The ground wire hardware port 33 is adapted to accommodate ground wire hardware such as the ground wire hardware 40, 41, 42, 44, 46, 48 and 49 shown in Fig. 3. More particularly, the grounding stud 48 projects through the hardware port 33 and electrically connects an external ground wire to, for example, the splice tray management assembly 16 within the dome internal cavity. Alternatively, as best shown in, for example, Fig. 4, a ground wire hardware port 33 can be individually associated with some or all of the cable ports 34, 36. As with the cable ports 34, 36, the ground wire hardware port(s) 33 include a web of material that preserves the ability to pressurize the dome internal cavity when a ground wire is not used. Otherwise, a craftsperson simply knocks-out the web in order to feed the grounding stud 48 through the respective ground wire hardware port 33. Alternatively, it is contemplated that a ground wire may be fed through the ground wire hardware port 33 without the use of the identified hardware. In such a case, a grommet, such as grommet 28, can be used to seal a grounding cable that extends through a grounding cable port 33.
With a grommet 28 in place around a respective cable, the grommet driver 30, in conjunction with the threaded cap 26, urges the grommet 28 axially into sealing engagement between the cable and a tapered inner wall of a respective port 34, 36. The cap 26 is driven into the grommet and port by a cap tool or driver 50.
The grommets 28 can be of a solid one-piece construction or a split one-piece configuration. Referring to Figure 6, the grommet driver 30 includes a first half 29 and a second half 31. Each half has a tab 35 and a slot 37. The tab 35 engages the slot 37 to install the first and second halves over a cable within one of the ports. It should be recognized that a cable end must be fed through a prior art one-piece grommet, whereas a split grommet 28 can be placed over any portion of a cable and then slid along the cable into threaded engagement with a port. Likewise, the cap drivers 50 and caps 26 can be one- piece solid or split, or, preferably, two-piece (as shown in Figures 7 and 8) . Again, it should be recognized that a cable end must be fed through a solid one-piece cap driver 50 and a solid one-piece cap 26, whereas a split one-piece driver and cap, or a two-piece driver 50 and cap 26 can be placed over any portion of a cable. Referring to Figure 7, plastic cap 26 has a first semi-circular section 26a and a second semi-circular section 26b. Section 26a has a pair of grooves 52 extending along a longitudinal axis of the first section. The second section has a pair of ribs 54 extending along a longitudinal axis of the second section. The grooves 52 and ribs 54 slidingly engage each other to connect the first section to the second section and allow the cap to be installed over an associated cable. Referring to Figure 8, the plastic cap tool 50 has a first body member 50a and a second body member 50b. Each member has a first end 56 and a second end 58. The first end 56 has a plurality of teeth 60 and the second end 58 forms a handle 62. The first body member has grooves 64 and the second body member has ribs 66 which matingly engage the grooves 64. The ribs 66 and grooves 64 releasably secure the first body member to the second body member to allow the cap driver to be installed over a cable.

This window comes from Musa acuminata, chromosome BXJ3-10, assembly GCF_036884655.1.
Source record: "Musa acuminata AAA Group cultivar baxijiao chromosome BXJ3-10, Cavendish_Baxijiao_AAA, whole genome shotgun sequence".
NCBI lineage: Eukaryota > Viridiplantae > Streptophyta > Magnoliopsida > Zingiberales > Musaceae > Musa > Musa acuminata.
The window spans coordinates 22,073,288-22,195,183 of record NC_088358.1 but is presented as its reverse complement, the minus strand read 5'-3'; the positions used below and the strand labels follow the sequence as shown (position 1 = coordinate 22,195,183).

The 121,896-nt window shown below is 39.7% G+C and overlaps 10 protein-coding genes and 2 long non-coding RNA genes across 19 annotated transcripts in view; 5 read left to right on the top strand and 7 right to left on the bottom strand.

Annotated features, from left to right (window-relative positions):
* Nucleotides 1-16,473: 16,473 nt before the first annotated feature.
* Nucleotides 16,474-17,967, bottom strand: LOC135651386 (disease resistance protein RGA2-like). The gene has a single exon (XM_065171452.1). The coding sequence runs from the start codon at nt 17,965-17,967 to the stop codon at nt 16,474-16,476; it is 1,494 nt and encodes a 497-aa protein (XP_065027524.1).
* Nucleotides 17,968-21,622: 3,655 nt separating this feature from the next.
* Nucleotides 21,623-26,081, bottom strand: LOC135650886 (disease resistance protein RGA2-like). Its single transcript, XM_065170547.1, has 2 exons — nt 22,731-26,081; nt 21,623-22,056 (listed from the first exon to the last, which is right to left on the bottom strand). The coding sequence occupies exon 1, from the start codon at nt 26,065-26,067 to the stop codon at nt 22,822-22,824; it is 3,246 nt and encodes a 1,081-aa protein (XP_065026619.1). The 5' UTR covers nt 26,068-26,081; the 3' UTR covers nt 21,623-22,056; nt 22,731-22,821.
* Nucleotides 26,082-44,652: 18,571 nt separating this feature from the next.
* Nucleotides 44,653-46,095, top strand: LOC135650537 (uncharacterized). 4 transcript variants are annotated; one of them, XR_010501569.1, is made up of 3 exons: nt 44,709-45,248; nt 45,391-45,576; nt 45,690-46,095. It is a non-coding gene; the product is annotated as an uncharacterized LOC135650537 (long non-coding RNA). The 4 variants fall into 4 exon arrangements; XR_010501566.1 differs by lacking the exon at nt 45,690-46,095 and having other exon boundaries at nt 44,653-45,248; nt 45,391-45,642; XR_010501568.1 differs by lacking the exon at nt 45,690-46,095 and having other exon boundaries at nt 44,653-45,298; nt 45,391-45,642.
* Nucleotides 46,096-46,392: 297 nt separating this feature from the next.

Referring to Figure 9, each cap 26 has a plurality of ribs 68 formed on an outer surface thereof. The tool teeth 60 engage the ribs 68 and allow rotation of the cap relative to the ports 34, 36. Referring now to Figures 3 and 10, the rotatable collar 24 can be a solid one-piece unit, a split one-piece unit, or multi-piece (e.g. two-piece) if desired. It should be appreciated that, during installation, cut cables must be fed through a solid one-piece collar, whereas, a split one- piece collar and a two-piece collar can be placed over the cables after splicing has occurred. As best shown in Figures 10 and 11, the collar 24 includes circumferentially spaced ramps or ridges 80 and legs 82 which form a channel 84 adapted to engage the circumference of the end plate 20 in a snap-fit arrangement to retain or otherwise loosely attach the end plate 20 with the collar 24. The ramps 80 limit the extent that the end plate 20 can travel axially relative to the collar 24. However, the end plate 20 is free to rotate relative to the collar 24 when the collar 24 is not locked to the dome 12. This facilitates rotationally positioning the cables and end plate 20 prior to locking the collar 24 to the dome 12.